Stacie Passon’s Debut Film ‘Concussion’ Explores the Loss of Passion in a Lesbian Relationship
Author: Paige Cohen
April 19, 2013
Writer and director Stacie Passon’s debut feature film Concussion made its world premiere at the 2013 Sundance Film Festival and has since received much praise and support not only from the LGBT community but from all manners of cinema and story-lovers alike.
The film follows Abby: “an interior designer turned soccer mom who wakes up one day–after suffering a bad bump on the noggin–to the feeling that the spark has gone out of her life, sexually and otherwise.”
Abby, who lives in the suburbs with her wife and their two children, puts herself back to work in Manhattan where—after a couple of bouts with low and high-end hookers—she becomes a prostitute who entertains both gay and sexually curious women.
From Village Voice:
But one of the quietly revolutionary things about Concussion is that it takes Abby’s sexuality and her domestic situation as givens and proceeds from there. (The Kids Are Alright 2 this isn’t.) The movie’s true subject is a problem–the loss of passion–that can happen in any relationship, and Passon addresses it in a series of smart, funny and surprising ways.
Concussion is produced by Rose Troche, co-writer/director of the groundbreaking film Go Fish and writer/director of several episodes of The L World. The movie is set for release in the fall of 2013. [Village Voice]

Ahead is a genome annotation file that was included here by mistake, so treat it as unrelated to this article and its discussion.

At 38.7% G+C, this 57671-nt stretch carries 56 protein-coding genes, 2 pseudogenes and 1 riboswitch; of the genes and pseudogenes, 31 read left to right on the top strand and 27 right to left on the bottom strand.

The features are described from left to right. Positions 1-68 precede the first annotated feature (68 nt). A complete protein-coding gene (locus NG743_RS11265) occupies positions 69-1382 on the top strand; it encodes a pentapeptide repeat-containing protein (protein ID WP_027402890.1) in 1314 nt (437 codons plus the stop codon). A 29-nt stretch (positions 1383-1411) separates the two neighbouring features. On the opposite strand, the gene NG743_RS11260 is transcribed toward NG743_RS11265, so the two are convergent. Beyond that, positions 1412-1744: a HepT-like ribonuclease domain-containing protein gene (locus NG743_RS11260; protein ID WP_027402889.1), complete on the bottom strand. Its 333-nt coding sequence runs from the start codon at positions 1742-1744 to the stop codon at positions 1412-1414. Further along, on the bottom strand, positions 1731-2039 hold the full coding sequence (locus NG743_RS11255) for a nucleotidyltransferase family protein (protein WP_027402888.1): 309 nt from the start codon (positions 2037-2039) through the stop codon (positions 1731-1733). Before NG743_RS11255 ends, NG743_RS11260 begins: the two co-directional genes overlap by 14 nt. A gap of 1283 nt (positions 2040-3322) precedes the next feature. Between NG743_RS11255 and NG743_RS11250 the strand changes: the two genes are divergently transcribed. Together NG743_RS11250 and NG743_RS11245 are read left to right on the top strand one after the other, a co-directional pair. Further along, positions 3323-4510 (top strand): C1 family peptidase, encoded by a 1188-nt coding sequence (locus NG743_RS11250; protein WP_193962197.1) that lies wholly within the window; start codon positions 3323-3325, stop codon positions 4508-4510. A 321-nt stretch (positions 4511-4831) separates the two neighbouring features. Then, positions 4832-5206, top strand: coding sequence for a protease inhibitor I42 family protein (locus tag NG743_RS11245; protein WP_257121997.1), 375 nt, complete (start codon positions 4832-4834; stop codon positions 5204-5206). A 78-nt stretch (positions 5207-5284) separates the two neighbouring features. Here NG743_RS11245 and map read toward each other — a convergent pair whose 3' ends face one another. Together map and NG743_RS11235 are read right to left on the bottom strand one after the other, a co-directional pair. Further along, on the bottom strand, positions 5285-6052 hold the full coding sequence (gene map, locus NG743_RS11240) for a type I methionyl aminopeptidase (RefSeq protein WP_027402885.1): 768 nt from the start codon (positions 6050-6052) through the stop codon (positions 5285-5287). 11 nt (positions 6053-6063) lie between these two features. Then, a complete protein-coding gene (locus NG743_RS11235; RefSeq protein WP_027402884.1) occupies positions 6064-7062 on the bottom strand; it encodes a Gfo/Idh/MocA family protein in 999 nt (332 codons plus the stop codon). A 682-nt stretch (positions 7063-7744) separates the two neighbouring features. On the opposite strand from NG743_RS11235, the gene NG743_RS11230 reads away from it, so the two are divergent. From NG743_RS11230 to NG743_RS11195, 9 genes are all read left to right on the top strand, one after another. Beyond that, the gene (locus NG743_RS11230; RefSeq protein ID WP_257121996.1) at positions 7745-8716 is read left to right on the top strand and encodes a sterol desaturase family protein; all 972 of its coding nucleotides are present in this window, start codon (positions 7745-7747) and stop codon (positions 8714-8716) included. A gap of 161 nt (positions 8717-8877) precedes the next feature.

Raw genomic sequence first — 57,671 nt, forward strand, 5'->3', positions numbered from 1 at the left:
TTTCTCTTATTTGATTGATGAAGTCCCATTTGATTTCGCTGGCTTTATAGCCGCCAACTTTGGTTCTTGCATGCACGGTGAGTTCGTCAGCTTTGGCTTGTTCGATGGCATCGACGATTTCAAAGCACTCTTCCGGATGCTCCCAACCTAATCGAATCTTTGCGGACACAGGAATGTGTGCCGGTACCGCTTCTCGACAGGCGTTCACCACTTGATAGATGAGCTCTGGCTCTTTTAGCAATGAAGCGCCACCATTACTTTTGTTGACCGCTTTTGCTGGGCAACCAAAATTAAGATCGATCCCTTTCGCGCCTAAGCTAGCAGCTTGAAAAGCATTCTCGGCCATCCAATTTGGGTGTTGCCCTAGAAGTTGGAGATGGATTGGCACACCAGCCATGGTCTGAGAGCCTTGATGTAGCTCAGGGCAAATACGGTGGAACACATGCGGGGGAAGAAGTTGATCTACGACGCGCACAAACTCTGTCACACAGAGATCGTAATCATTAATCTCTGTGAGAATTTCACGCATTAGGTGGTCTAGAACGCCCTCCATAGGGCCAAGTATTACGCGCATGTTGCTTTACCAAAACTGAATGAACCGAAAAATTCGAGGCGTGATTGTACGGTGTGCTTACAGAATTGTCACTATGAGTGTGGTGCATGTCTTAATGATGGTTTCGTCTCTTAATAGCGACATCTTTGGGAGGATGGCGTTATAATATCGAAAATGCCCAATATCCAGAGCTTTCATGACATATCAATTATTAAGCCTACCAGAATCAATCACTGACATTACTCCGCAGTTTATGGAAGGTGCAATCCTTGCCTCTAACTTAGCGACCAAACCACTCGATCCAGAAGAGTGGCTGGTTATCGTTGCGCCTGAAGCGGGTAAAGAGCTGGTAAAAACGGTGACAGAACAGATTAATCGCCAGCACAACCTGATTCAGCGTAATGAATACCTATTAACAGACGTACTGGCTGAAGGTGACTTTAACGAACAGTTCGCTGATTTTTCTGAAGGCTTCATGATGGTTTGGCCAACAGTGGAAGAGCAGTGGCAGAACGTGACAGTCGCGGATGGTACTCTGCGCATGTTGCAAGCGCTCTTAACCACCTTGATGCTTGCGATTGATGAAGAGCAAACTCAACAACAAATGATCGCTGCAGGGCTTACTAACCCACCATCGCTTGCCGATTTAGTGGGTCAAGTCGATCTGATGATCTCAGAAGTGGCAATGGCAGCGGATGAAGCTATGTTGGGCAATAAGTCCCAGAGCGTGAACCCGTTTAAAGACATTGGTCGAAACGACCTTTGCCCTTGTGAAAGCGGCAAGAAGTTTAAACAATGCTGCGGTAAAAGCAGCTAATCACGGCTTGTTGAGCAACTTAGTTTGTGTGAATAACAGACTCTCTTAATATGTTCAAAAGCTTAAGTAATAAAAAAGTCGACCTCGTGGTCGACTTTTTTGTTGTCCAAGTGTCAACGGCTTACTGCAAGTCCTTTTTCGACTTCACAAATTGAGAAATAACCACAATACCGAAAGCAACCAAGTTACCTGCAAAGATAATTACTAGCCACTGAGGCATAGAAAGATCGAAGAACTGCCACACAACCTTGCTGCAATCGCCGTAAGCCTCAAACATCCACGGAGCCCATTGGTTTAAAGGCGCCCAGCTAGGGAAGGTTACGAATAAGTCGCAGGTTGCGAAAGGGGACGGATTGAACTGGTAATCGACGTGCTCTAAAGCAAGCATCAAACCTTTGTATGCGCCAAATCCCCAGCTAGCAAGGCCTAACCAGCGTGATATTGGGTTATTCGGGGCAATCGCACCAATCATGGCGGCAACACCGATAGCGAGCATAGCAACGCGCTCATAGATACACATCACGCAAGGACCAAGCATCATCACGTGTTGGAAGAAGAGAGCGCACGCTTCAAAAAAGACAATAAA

Eloise Klein Healy Cancels Events
Eloise Klein Healy, poet laureate of Los Angeles, has been ordered by her doctor to take some time to rest while she recuperates from a medical issue, and has canceled forthcoming events and appearances. According to GalleyCat, Healy “looks forward to making a full recovery and resuming her duties.”
If you want to send support or cards to Healy, you can write to this address:
Eloise Klein Healy
c/o Red Hen Press
1335 N. Lake Ave., Suite 200
Pasadena, CA 91104
On Labels (For Books and For People)
The role of labels in literature, and all at art forms, is a topic that has been discussed and debated time and again by a diverse range of communities. While some believe labels aide the search of those who are wanting and needing to see representations of themselves in the world, others offer up the point that labels can also be reductive of the content in an artwork by cornering it into one category.
In her recent Tumblr post, Author Malinda Lo talks about her personal experiences with labels by answering the question: “What do you think about novels being labeled a ‘lesbian novel’ or a ‘gay novel’ simply because the primary love interest isn’t straight?”
In addition, Casey the Canadian Lesbrarian discusses her frustration “with the detective work necessary” in finding books that include queer content in her essay: “Why I Don’t Want to Be a Queer Book Detective Anymore.” [Autostraddle]